Fun Finds Friday - Veteran's Day edition!
by Lauren VanDenBerg on
“Fun” is not the word to describe this post or story, but in honor of Veterans Day this week I thought I would like to share a story of WWII military service that recently came across my desk while working on the Central Archives.
Hans Christian Adamson was a writer, reporter and Chairman of the Public and Press Information Committee of the American Museum of Natural History from 1938 until the United States joined the war in 1941.
In October 1942, then Col. Adamson set off with his friend (WWI Fighting Ace and racecar driver) Eddie Rickenbacker and a crew of six on a mission to tour air bases in the Pacific theater. Faulty navigation equipment caused their B-17D Flying Fortress to veer drastically off course en route to a refueling station on Canton Island.
Hundreds of miles off course and low on fuel, they were forced to ditch their aircraft in the Central Pacific.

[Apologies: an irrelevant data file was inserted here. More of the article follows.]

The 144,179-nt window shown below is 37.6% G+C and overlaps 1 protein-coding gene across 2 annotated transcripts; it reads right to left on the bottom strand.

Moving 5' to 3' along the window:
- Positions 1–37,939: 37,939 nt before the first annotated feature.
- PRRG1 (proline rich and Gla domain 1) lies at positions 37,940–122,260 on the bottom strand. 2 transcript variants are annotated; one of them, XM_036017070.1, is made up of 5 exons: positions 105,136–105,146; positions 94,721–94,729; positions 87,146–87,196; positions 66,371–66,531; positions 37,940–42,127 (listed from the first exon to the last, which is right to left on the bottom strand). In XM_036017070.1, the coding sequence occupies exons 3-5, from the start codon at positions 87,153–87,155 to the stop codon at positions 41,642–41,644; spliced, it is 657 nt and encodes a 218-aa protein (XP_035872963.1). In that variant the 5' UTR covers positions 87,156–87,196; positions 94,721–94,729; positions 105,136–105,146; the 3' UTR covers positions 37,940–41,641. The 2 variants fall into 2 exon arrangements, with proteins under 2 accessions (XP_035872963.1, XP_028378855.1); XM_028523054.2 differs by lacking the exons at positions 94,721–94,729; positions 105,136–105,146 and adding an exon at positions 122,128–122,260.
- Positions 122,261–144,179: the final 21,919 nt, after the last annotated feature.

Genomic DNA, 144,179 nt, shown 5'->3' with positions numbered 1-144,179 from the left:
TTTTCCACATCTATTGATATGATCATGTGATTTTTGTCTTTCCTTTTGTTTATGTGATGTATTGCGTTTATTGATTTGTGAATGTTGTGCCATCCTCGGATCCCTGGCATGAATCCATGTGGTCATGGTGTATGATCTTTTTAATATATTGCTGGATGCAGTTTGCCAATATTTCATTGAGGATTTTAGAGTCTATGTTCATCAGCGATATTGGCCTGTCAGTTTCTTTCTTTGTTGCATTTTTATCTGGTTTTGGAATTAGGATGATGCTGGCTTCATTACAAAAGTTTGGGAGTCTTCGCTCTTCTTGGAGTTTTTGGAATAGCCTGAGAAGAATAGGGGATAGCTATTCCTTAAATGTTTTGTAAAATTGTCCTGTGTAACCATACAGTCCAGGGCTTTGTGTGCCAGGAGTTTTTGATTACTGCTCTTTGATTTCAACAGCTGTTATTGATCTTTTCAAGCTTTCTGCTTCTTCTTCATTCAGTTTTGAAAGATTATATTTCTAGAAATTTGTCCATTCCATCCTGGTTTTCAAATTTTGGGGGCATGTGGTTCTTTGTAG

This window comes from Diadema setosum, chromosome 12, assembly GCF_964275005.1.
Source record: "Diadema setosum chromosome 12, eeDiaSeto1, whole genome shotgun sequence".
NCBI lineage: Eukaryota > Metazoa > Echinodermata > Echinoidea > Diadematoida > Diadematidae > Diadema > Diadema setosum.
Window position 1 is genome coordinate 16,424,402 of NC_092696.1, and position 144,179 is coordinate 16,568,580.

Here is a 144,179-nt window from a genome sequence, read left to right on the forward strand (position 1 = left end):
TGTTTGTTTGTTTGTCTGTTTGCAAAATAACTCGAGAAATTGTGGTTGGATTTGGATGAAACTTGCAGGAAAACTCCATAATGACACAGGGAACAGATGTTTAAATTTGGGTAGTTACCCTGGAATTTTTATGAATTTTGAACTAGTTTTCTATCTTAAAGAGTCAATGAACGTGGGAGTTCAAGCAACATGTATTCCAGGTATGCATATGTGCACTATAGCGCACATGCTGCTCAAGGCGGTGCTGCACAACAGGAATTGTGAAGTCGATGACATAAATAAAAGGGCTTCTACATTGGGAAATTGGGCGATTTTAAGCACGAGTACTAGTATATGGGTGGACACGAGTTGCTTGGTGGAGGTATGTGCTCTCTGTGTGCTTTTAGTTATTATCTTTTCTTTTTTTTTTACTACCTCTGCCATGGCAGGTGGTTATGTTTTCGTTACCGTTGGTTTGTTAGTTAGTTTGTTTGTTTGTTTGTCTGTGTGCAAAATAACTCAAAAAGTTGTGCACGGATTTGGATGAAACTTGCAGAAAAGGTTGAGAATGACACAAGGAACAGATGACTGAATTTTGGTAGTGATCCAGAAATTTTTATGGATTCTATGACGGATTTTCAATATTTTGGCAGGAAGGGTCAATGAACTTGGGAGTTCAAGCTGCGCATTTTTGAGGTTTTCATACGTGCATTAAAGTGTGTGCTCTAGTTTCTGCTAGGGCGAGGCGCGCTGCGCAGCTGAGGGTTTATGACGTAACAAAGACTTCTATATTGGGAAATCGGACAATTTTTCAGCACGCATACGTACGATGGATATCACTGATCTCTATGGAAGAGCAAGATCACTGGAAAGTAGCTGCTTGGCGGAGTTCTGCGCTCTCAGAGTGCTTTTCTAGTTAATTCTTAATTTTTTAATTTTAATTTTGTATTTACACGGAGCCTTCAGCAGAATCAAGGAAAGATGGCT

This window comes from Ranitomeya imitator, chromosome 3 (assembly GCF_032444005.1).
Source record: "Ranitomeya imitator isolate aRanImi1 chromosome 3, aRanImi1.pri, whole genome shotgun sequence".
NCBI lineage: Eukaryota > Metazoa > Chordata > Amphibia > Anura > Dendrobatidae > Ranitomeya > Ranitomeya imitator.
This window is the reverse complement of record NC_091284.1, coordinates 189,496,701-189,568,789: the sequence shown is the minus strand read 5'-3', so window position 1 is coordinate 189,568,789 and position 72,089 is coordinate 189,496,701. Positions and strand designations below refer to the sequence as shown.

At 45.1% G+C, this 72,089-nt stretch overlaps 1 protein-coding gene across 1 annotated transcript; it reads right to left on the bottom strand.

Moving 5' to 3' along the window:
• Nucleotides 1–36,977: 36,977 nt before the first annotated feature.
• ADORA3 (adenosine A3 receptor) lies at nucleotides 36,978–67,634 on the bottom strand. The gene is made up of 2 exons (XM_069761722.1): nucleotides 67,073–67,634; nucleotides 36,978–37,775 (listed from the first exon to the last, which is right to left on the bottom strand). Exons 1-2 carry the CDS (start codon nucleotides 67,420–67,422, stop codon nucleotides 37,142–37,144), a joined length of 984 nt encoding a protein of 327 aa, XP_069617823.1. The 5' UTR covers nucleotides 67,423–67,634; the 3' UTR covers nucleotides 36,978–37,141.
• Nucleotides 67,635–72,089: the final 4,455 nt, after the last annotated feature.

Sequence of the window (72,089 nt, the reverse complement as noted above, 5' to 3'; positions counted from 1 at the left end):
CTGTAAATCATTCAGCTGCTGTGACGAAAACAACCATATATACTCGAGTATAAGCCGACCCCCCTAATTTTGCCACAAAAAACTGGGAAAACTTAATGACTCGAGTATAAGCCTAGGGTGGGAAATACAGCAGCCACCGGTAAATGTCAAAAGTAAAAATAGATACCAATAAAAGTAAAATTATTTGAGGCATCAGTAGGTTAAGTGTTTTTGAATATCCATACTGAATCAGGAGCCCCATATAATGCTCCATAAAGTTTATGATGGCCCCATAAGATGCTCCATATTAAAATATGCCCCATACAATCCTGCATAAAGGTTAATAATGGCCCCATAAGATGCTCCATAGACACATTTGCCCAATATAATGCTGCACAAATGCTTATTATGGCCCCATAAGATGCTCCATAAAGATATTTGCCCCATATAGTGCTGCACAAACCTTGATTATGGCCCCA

Col. Adamson and his crew members were wounded during the crash landing, but all managed to escape the aircraft and make it into life rafts with basic provisions.
However, those provisions lasted only three days. The crew was able to survive on periodic rainwater, gulls they were able to capture, and whatever fish they were able to catch.
Suffering from sunburns, dehydration, starvation, hypothermia, and injuries that had occurred when they initially ditched the aircraft, the crew was eventually located and picked up! They had been at sea for 24 days.
Col. Adamson and surviving crew members, less one crew member who died during their time at sea, were brought to Walter Reed Hospital to recover from their injuries.
Col. Adamson did return to the museum as a public relations consultant in 1946. No word yet on if he and Vice-Director Wayne Faunce ever restarted the badminton matches referred to in the letter above.
This entry was written by Lauren VanDenBerg, Shelby White & Leon Levy Project Archivist.